How can I simplify $(A \vee B) \wedge (\neg A \vee B)$ (without a truth table)?

The result is $B$ but how can I show it?

Should I define $C := (A \vee B)$ and then use the distributive law?

$C \wedge (\neg A \vee B) \Leftrightarrow (C \wedge \neg A) \vee (C \wedge B) $ But after resubstitution it looks way more complicated.


3 Answers 3


Hint: One of the distributive laws says that $(P\wedge Q)\vee R \equiv (P\vee R)\wedge (Q\vee R)$.

Try to recognize the given expression as the right-hand side of such an expression and work back to the left.


After resubstitution you get:

$((A \lor B) \land \neg A) \lor ((A \lor B) \land B) $

Well, that's more complicated, yes, but still not too hard. For example, we can now apply Distribution on the left term:

$(A \lor B) \land \neg A) \Leftrightarrow (A \land \neg A) \lor (B \land \neg A) \Leftrightarrow \bot \lor (B \land \neg A) \Leftrightarrow B \land \neg A$

Plugging that back in, we get:

$(B \land \neg A) \lor ((A \lor B) \land B) $

Now, what about the right side? If you apply Distribuition here, you get:

$(A \lor B) \land B \Leftrightarrow (A \land B) \lor (B \land B) \Leftrightarrow (A \land B) \lor B$

... hmmm, that doesn't look too promising ... in fact, Distribution once more gets you to:

$(A \land B) \lor B \Leftrightarrow (A \lor B) \land (B \lor B) \Leftrightarrow (A \lor B) \land B$

... and we're back at where we were! ... OK, so that doesn't work.

Fortunately, here is something we can do:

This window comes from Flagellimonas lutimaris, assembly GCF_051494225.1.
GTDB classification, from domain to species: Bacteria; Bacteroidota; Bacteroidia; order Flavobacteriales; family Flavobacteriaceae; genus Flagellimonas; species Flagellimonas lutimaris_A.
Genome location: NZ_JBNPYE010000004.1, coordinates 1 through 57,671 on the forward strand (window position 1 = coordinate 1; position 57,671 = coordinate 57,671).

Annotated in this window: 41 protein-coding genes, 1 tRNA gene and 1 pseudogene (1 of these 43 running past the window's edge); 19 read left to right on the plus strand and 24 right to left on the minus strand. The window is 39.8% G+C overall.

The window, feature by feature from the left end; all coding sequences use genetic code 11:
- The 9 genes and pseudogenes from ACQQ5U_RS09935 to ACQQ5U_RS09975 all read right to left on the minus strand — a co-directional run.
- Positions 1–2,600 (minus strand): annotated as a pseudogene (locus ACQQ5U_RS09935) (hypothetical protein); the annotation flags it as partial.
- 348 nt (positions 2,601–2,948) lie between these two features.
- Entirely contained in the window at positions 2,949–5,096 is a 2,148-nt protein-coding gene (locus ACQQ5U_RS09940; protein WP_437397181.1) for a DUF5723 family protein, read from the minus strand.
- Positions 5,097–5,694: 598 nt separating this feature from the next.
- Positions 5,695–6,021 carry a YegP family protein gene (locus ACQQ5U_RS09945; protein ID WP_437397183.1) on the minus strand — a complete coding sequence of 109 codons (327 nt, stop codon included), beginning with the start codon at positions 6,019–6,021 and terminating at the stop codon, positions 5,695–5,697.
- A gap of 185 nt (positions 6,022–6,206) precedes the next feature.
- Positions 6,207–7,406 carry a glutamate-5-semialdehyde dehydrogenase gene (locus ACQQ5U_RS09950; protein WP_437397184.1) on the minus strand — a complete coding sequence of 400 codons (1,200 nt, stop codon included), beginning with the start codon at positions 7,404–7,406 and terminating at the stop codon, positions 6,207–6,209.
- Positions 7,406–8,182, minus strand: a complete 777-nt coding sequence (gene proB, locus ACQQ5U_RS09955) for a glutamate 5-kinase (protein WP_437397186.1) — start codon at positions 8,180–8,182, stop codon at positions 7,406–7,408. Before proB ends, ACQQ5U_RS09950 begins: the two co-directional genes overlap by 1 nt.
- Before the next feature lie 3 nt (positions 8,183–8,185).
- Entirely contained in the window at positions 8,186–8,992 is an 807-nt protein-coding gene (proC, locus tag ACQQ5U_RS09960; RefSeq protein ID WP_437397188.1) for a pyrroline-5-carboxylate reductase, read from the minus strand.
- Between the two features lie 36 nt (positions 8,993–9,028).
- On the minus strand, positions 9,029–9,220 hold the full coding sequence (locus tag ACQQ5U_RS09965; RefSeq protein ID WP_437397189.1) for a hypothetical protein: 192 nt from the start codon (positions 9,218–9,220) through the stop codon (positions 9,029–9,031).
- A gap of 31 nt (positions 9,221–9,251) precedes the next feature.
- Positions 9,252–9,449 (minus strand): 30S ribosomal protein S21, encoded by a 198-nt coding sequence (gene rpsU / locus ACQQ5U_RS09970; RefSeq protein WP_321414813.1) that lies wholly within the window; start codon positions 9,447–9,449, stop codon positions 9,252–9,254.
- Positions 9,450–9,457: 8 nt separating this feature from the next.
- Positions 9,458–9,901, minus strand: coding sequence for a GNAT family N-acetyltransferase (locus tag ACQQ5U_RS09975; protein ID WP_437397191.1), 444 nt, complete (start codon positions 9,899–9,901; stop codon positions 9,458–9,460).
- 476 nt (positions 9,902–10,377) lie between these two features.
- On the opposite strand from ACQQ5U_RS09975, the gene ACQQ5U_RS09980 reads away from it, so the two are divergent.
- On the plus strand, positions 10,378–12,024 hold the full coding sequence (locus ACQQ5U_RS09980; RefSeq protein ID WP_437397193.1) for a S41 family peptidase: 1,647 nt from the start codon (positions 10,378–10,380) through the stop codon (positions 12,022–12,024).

$(A \lor B) \land B \Leftrightarrow (A \lor B) \land (\bot \lor B) \Leftrightarrow (A \land \bot) \lor B \Leftrightarrow \bot \lor B \Leftrightarrow B$

Aha! So, plugging that back in, we get:

$(B \land \neg A) \lor B$

and now we can do a similar trick:

$(B \land \neg A) \lor B \Leftrightarrow (B \land \neg A) \lor (B \land \top) \Leftrightarrow B \land (\neg A \lor \top) \Leftrightarrow B \land \top \Leftrightarrow B$

Now, the 'tricks' we did at the end actually reveal an important logical equivalence, known as:


$P \land (P \lor Q) \Leftrightarrow P$

$P \lor (P \land Q) \Leftrightarrow P$

Also, the transformation at the beginning is known as:


$P \land (\neg P \lor Q) \Leftrightarrow P \land Q$

$P \lor (\neg P \land Q) \Leftrightarrow P \lor Q$

So, with those, let's do the whole transformation again:

$((A \lor B) \land \neg A) \lor ((A \lor B) \land B) \overset{Reduction, Absorption}{\Leftrightarrow} (B \land \neg A) \lor B \overset{Absorption}{\Leftrightarrow} B$

Finally, though, I want to point out that the Distribution equivalence works both ways (it's an equivalence, remember?), so you could have done a 'Reverse' Distribution on your very original expression:

$(A \lor B) \land (\neg A \lor B) \overset{Distribution}{\Leftrightarrow} (A \land \neg A) \lor B \Leftrightarrow \bot \lor B \Leftrightarrow B$

And that equivalence actually has its own name as well:


$(P \lor Q) \land (P \lor \neg Q) \Leftrightarrow P$

$(P \land Q) \lor (P \land \neg Q) \Leftrightarrow P$

And with that, we can rework your transformation one more time:

$(A \vee B) \wedge (\neg A \vee B) \overset{Adjacency}{\Leftrightarrow}B$


But here's the moral: Put Absorption, Reduction, and Adjacency immediately into your 'Boolean Algebra Tool Box': they are very useful!


Your approach will also work. After expanding further we will get: $A \neg A \vee B \neg A \vee A B \vee B B \Leftrightarrow B \neg A \vee A B \vee B \Leftrightarrow B (\neg A \vee A) \vee B \Leftrightarrow B \vee B=B$


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